John Cur­ley: From agri­cul­ture to ac­count­ing

For­mer Syd­neysider John Cur­ley made a tree change then a tem­po­rary seachange, chang­ing ca­reers along the way. He now re­sides in Dubbo with his cel­e­brant wife Sue. AS TOLD TO Natalie Holmes

Dubbo Photo News - - What I Do Know -

I was born and raised in Syd­ney.

My fa­ther was an ex-dairy farmer who ended up in Syd­ney by ac­ci­dent. I spent a lot of hol­i­days work­ing on a farm in Goul­burn which was owned by close friends. They had fine wool sheep, cat­tle and did con­tract hay­mak­ing. By the time I was 12, I would travel all over the coun­try­side driv­ing an old TEA20 trac­tor with mower at­tached to cut hay. I re­ally en­joyed it. I lived in sub­ur­bia in Syd­ney, but back then, they were half acre blocks with no fences.

We would roam around and ev­ery­thing was fine.

It was com­pletely dif­fer­ent by the time I had grown up. They are now all ¼ acre blocks with six foot high fences. I went to school at Stan­more in the city. I was a day boy and would spend an hour each way on the train to get there and back. I used to read a lot. I al­ways did well at school.

Lov­ing live­stock, I thought vet­eri­nary sci­ence would be a good ca­reer. I at­tended Syd­ney Univer­sity but af­ter a year which in­cluded carv­ing up grey­hounds to study anatomy, I de­cided it was not for me.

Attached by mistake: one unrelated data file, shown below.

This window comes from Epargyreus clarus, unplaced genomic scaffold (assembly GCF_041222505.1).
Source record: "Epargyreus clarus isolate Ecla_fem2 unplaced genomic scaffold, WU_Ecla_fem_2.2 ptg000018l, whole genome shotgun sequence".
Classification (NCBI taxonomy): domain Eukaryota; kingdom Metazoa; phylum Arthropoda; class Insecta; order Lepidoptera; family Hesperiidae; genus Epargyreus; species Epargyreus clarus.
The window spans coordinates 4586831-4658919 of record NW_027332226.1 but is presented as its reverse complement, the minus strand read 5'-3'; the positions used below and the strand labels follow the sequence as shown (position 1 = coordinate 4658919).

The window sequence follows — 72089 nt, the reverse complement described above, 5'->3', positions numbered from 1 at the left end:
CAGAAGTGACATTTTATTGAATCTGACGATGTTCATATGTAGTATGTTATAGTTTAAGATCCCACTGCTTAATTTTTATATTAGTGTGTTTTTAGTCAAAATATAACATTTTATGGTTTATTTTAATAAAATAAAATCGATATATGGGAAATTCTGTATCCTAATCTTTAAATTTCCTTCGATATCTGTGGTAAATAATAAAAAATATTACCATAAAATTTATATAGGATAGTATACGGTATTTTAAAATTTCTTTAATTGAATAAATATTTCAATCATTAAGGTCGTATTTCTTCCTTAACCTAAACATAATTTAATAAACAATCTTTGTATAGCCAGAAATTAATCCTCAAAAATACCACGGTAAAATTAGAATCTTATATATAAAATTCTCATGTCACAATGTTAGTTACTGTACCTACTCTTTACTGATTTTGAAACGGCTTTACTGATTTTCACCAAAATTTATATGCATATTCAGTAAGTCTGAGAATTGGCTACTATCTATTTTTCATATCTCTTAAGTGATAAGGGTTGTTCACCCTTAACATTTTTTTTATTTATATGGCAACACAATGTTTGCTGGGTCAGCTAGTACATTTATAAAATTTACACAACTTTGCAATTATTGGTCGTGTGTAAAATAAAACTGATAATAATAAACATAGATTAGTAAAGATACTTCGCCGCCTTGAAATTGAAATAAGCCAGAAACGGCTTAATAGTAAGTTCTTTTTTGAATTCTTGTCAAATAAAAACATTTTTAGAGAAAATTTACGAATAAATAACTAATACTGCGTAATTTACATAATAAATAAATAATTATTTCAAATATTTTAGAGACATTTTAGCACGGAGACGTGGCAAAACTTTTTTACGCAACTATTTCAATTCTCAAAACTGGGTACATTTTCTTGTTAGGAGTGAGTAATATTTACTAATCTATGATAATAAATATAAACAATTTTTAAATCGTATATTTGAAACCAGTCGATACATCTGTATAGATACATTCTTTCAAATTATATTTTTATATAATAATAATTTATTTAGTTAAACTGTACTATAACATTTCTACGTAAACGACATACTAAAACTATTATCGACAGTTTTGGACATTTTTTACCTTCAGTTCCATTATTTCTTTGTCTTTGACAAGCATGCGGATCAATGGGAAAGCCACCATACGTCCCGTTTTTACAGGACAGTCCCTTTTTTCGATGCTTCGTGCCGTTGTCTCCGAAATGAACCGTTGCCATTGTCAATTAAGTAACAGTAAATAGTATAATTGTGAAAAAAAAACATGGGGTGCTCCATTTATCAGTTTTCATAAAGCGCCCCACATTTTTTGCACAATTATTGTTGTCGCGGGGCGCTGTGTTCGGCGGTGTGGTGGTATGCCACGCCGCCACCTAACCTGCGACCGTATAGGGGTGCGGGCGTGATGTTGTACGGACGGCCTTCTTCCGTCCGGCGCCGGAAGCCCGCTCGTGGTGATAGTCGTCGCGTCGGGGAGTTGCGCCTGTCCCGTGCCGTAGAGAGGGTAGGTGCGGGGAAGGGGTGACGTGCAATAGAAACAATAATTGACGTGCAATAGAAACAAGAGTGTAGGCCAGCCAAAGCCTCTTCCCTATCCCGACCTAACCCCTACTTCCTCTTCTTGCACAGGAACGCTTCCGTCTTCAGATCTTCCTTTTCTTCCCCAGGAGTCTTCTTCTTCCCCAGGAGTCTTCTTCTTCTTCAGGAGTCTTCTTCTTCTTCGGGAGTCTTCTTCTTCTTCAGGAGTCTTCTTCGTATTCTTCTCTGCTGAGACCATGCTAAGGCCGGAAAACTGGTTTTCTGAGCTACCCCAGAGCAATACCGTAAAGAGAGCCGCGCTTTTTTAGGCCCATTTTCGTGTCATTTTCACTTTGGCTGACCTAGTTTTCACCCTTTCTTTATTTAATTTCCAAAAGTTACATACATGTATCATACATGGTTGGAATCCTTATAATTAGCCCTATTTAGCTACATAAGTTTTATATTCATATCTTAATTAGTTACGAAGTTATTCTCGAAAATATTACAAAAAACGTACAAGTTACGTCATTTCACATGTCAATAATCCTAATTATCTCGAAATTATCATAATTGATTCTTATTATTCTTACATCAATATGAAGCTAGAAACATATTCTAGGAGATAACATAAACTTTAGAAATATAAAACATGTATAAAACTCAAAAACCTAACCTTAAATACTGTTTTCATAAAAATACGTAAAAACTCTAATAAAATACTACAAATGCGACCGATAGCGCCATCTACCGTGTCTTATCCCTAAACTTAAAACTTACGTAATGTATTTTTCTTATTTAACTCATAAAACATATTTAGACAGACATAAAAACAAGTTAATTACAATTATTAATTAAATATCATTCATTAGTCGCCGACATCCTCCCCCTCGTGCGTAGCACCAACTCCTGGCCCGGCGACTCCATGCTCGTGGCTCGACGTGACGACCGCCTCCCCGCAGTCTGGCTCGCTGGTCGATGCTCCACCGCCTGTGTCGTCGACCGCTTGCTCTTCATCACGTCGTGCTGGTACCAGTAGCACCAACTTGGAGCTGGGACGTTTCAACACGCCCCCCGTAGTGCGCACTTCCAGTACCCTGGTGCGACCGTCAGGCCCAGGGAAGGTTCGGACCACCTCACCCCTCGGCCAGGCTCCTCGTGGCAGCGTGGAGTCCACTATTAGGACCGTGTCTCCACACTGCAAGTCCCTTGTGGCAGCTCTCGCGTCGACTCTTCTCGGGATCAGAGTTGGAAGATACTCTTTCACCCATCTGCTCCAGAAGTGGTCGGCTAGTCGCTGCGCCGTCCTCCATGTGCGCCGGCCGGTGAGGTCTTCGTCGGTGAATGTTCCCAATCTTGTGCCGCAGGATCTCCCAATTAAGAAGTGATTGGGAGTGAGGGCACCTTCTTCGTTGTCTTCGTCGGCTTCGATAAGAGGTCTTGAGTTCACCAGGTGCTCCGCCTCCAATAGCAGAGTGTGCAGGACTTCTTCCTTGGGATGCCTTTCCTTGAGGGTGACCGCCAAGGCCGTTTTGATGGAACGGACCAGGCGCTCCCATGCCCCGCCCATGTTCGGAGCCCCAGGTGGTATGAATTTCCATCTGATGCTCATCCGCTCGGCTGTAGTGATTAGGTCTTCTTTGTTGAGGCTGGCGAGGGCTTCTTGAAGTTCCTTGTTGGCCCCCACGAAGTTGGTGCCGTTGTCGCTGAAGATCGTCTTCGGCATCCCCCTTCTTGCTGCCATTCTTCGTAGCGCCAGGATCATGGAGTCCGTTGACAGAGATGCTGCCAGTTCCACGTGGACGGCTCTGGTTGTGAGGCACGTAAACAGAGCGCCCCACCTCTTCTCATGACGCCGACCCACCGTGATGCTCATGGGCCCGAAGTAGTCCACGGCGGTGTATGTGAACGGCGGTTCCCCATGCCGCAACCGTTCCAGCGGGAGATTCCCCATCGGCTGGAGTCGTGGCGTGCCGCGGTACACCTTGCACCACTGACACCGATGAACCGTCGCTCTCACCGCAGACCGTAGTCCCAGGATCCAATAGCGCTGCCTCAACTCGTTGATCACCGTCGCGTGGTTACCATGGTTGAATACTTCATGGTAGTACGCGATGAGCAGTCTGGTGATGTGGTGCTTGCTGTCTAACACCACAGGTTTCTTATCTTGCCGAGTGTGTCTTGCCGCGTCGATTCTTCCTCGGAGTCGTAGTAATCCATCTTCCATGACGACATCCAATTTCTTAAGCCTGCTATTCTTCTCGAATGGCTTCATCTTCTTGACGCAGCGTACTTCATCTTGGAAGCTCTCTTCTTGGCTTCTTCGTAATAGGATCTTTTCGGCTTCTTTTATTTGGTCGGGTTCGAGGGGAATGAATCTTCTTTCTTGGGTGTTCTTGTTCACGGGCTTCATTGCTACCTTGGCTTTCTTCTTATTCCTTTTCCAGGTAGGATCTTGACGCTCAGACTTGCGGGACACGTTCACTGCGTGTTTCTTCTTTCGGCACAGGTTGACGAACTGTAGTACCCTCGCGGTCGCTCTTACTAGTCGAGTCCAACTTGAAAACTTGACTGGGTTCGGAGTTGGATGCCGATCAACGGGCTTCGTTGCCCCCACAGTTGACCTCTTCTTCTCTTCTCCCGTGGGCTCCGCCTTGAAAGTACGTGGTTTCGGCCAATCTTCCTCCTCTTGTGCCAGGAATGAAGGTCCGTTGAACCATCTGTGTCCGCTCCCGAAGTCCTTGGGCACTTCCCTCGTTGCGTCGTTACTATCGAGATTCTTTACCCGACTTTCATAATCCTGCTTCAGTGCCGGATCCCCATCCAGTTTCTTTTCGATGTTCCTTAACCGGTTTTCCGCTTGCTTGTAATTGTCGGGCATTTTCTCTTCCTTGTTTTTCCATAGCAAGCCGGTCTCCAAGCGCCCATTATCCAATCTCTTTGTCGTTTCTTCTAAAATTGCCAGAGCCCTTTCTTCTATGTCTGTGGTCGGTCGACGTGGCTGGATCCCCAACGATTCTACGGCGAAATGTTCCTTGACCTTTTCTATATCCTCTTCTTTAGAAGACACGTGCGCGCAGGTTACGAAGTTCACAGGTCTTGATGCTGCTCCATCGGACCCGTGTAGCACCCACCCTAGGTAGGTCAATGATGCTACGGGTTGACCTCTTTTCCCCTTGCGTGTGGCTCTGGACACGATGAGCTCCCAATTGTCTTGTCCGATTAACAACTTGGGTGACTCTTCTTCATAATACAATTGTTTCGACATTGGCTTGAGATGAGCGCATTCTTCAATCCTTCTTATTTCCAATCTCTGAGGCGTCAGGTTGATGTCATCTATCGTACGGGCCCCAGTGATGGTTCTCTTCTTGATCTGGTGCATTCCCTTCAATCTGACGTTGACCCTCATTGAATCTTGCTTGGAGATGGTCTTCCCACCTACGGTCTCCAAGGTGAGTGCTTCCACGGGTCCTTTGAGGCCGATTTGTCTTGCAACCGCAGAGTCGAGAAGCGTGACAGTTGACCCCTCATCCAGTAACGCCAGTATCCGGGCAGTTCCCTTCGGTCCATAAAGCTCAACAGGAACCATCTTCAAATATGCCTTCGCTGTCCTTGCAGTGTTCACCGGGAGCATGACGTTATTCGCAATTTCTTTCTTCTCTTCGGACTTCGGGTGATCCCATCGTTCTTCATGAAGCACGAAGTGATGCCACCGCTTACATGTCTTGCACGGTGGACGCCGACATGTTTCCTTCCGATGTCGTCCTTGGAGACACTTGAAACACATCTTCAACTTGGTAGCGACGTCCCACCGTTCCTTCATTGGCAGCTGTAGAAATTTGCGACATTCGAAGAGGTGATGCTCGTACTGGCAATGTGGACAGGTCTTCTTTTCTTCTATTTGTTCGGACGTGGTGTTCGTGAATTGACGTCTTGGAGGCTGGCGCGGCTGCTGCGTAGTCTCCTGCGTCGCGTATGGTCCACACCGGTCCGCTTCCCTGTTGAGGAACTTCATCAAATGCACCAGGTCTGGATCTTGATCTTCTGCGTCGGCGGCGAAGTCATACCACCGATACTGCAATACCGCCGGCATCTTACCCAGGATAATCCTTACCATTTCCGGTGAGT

My fa­ther found me a job as a jacka­roo

near War­ren on Gun­ning­bar, a 20,000 acre wheat and sheep farm with ir­ri­ga­tion.

Their 2000 acres was wa­tered from Aus­cott’s tail water. I en­joyed be­ing out­doors and I learned lots of new things. I did that for a while and then the place I was on went bank­rupt. My dad de­cided to re­tire at Welling­ton. It was a smallscale farm on the Bell River with sheep, cat­tle and ir­ri­gated lucerne hay.

Un­for­tu­nately, he died soon af­ter. I worked there for 15 or 16 years.

I suf­fered a repet­i­tive strain in­jury from throw­ing hay bales.

It got worse and started to change my life. The spe­cial­ist ended up telling me ‘keep do­ing what you’re do­ing on the farm and you’ll end up in a wheelchair.’

I knew he was only do­ing it to scare me but I had to re­assess my whole lifestyle. I leased out the farm and even­tu­ally sold it.

That’s when the lightbulb popped. For­tu­itously my accountant asked me to come and work for him.

So I started univer­sity again through dis­tance ed­u­ca­tion. How­ever in­stead of work­ing, my wife and I bought a yacht and sailed for a cou­ple of years, end­ing up at Lizard Island.

That’s the other thing I did was sail.

It was my child­hood pas­time and I was sail­ing when I was four in Manly Ju­niors. Sue and I had dif­fer­ent ideas about sail­ing though. When I thought it was re­ally ex­cit­ing, she thought it was ter­ri­fy­ing. Sail­ing is such fun - It can be ex­cit­ing, it can be scary, it can feel in­cred­i­bly peace­ful. I re­mem­ber some rare nights sail­ing through phos­pho­res­cence and the trail we would leave be­hind looked like mil­lions of stars in the water.

I did half my ac­count­ing de­gree on the boat.